Gabor Rathonyi

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The immediate stabilization provided by anterior interbody cage fixation is often questioned. Therefore, the role of supplementary posterior fixation, particularly minimally invasive techniques such as translaminar screws, is relevant. The purpose of this biomechanical study was to determine the immediate three-dimensional flexibility of the lumbar spine,(More)
STUDY DESIGN An in vitro biomechanical investigation on human cadaveric specimens was conducted before and after nucleotomy. Endplate and vertebral body deformation patterns were measured under compression and shear loading, in addition to kinematics and disc pressure. OBJECTIVE The working hypotheses of this study were that in compression, nucleotomy(More)
BACKGROUND Some biomechanical studies have been performed to evaluate the stabilization provided by interbody cages, but there are virtually no comparative data for the different designs. Furthermore, most investigators have used animal models, which may have led to different results due to morphological variation in the end plates and articular facets. The(More)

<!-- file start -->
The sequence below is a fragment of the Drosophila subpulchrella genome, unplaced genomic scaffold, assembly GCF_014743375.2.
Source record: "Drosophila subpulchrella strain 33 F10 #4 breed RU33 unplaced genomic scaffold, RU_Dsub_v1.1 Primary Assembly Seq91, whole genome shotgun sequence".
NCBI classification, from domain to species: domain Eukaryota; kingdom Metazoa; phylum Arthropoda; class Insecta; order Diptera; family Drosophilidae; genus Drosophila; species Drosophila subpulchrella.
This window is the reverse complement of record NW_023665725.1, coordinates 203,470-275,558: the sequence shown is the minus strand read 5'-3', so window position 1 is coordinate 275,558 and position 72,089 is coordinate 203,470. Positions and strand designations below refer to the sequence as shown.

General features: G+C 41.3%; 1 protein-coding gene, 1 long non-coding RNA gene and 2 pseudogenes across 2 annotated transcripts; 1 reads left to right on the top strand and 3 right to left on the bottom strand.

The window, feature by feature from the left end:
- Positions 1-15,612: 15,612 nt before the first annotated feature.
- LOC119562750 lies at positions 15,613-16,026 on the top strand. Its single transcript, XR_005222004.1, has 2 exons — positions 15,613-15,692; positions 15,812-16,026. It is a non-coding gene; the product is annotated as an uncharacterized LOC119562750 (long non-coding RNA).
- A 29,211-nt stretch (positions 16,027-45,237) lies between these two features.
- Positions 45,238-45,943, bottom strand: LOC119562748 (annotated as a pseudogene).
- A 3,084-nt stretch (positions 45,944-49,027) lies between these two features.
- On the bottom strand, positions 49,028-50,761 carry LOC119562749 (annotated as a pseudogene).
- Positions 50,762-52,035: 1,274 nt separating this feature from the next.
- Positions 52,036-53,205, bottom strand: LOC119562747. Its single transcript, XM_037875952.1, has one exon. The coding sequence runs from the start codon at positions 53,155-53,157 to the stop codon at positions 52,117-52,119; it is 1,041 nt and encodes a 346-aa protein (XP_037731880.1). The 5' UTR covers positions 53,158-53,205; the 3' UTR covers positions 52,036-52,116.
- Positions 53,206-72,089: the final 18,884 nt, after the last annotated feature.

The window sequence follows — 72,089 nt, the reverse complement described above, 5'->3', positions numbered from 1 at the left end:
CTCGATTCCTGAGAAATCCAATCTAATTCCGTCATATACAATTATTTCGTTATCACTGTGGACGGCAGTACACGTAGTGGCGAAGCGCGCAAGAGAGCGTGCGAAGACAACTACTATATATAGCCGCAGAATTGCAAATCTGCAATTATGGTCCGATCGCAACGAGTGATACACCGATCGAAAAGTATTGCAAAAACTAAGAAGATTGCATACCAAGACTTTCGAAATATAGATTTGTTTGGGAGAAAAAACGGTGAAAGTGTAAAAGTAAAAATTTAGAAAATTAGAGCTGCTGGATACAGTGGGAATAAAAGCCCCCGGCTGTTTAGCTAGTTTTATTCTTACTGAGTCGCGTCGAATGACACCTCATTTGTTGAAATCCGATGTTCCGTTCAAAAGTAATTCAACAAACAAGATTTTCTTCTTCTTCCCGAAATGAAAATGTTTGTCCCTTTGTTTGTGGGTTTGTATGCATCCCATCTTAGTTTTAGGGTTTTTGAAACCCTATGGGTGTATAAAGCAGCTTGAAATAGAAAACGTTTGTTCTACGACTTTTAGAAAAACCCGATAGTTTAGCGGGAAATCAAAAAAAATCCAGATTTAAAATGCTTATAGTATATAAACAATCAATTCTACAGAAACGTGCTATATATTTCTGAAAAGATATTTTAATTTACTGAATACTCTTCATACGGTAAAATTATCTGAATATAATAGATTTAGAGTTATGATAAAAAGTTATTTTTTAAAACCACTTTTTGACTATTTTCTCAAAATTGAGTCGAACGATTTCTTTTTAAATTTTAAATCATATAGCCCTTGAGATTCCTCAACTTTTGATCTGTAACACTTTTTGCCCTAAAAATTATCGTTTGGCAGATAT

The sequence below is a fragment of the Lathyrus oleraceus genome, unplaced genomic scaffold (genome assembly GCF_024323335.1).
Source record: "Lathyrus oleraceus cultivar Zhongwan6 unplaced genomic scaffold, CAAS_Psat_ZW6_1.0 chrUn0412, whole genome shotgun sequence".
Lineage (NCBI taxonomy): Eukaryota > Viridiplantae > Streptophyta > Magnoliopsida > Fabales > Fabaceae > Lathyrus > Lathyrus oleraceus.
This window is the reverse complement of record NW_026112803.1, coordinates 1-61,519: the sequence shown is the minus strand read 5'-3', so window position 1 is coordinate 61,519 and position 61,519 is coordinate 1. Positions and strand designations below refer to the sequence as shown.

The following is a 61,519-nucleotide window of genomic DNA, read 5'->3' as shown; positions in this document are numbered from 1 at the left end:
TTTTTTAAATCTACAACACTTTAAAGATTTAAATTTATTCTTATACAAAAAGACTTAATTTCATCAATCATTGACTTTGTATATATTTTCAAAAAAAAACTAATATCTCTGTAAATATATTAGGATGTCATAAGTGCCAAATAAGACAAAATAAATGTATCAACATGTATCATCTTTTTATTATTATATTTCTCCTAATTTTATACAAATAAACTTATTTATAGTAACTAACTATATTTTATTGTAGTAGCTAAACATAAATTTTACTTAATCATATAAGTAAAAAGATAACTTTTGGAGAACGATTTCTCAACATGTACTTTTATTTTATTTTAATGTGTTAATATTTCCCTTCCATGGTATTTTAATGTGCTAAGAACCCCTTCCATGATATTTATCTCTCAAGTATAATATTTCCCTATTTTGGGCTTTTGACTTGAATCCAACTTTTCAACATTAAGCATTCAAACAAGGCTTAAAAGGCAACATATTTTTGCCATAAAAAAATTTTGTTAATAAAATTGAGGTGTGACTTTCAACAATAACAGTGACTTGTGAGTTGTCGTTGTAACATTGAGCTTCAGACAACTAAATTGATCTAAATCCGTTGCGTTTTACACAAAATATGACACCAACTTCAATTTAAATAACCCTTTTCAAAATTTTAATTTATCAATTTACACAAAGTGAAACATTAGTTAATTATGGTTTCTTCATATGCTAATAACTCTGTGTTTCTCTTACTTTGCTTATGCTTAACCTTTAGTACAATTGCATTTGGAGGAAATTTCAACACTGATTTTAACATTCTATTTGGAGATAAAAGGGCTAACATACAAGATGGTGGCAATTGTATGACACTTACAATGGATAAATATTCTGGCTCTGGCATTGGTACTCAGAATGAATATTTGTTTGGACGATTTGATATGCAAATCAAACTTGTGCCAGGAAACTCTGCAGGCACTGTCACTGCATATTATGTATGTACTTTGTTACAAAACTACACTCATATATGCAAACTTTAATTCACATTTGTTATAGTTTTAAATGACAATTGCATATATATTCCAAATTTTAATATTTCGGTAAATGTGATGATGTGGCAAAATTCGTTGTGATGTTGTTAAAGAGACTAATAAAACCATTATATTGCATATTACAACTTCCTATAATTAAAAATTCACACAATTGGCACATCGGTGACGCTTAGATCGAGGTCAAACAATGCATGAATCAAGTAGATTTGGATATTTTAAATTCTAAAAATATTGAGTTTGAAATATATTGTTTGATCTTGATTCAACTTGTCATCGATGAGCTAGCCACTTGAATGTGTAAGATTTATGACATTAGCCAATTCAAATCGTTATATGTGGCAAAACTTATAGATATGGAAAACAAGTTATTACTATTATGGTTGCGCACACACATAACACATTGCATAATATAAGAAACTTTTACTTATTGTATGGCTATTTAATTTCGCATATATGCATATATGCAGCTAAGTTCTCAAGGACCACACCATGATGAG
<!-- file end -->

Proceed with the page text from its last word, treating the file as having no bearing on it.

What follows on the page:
We performed an in vitro study to investigate the stabilization (i.e. motion reduction) provided by the external spinal fixator (ESF), and to compare the three configurations of the ESF with two internal fixation techniques. Six human cadaveric lumbar spine specimens (L3-S1) were subjected to multidirectional flexibility testing in six configurations: (1)(More)
We performed an in vitro study to investigate the effect of external spinal fixation on anterior column motion under physiological axial compression loading. The AO external spinal fixator (ESF) was applied to 5 human cadaveric lumbar spine specimens (L3-S1) at levels L4 to S1. All specimens were tested in 4 configurations: i) intact, ii) ESF in a neutral(More)
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